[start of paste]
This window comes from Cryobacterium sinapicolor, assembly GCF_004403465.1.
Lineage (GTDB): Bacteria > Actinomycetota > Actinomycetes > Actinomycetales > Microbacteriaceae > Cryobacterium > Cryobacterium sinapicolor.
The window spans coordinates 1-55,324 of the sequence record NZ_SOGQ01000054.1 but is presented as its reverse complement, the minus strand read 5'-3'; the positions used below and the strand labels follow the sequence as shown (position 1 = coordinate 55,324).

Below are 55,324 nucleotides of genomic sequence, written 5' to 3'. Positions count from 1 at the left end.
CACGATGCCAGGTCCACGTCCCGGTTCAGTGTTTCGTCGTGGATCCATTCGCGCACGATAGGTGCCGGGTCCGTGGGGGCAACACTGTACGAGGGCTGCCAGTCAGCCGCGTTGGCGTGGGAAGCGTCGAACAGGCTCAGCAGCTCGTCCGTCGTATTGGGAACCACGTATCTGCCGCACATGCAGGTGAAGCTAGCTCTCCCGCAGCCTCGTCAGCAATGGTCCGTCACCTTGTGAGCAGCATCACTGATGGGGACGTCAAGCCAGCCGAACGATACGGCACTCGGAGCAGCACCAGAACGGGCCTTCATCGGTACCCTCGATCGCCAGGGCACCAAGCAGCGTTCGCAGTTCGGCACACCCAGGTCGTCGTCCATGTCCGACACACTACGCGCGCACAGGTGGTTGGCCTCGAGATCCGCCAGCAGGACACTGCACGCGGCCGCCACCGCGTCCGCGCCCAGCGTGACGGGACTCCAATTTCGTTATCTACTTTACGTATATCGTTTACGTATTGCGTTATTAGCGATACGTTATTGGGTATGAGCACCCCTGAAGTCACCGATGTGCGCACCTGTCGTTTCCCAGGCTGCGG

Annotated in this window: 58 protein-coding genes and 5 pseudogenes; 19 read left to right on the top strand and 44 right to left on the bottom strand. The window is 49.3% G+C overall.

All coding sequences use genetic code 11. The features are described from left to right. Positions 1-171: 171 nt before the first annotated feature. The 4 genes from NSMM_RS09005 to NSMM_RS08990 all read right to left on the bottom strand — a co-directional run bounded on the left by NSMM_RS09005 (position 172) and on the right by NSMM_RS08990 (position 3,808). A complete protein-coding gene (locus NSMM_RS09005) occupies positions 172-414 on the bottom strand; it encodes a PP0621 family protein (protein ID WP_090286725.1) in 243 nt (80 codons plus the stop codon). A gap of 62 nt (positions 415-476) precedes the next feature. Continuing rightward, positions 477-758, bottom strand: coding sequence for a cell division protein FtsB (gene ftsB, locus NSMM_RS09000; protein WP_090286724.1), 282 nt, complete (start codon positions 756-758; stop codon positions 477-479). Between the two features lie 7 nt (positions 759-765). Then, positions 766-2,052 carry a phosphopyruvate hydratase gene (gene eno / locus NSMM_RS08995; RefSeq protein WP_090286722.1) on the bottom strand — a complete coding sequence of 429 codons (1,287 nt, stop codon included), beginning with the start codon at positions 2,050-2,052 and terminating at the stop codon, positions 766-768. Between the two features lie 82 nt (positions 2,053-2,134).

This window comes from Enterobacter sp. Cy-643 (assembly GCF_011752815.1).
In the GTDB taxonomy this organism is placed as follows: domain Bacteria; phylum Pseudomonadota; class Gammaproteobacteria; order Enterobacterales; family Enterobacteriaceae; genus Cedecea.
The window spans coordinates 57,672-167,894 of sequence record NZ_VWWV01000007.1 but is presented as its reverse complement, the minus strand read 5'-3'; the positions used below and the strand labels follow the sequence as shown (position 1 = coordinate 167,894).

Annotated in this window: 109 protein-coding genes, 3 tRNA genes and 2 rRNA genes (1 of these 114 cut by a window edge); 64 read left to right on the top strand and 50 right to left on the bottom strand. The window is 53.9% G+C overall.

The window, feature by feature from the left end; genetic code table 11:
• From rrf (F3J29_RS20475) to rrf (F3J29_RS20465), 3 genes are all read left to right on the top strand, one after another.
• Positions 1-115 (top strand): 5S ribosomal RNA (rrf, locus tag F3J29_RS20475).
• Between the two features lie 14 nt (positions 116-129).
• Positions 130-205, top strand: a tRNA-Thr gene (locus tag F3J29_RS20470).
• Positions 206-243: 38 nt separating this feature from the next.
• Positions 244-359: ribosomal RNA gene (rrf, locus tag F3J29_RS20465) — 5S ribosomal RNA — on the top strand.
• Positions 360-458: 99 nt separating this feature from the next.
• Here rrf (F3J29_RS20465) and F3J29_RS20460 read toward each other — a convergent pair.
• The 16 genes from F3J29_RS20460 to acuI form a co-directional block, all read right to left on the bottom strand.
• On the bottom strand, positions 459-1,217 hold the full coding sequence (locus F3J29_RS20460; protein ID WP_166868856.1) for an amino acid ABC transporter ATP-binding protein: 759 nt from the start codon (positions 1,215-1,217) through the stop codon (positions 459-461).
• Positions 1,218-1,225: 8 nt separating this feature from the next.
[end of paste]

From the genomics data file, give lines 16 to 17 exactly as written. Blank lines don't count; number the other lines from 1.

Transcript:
• Positions 130-205, top strand: a tRNA-Thr gene (locus tag F3J29_RS20470).
• Positions 206-243: 38 nt separating this feature from the next.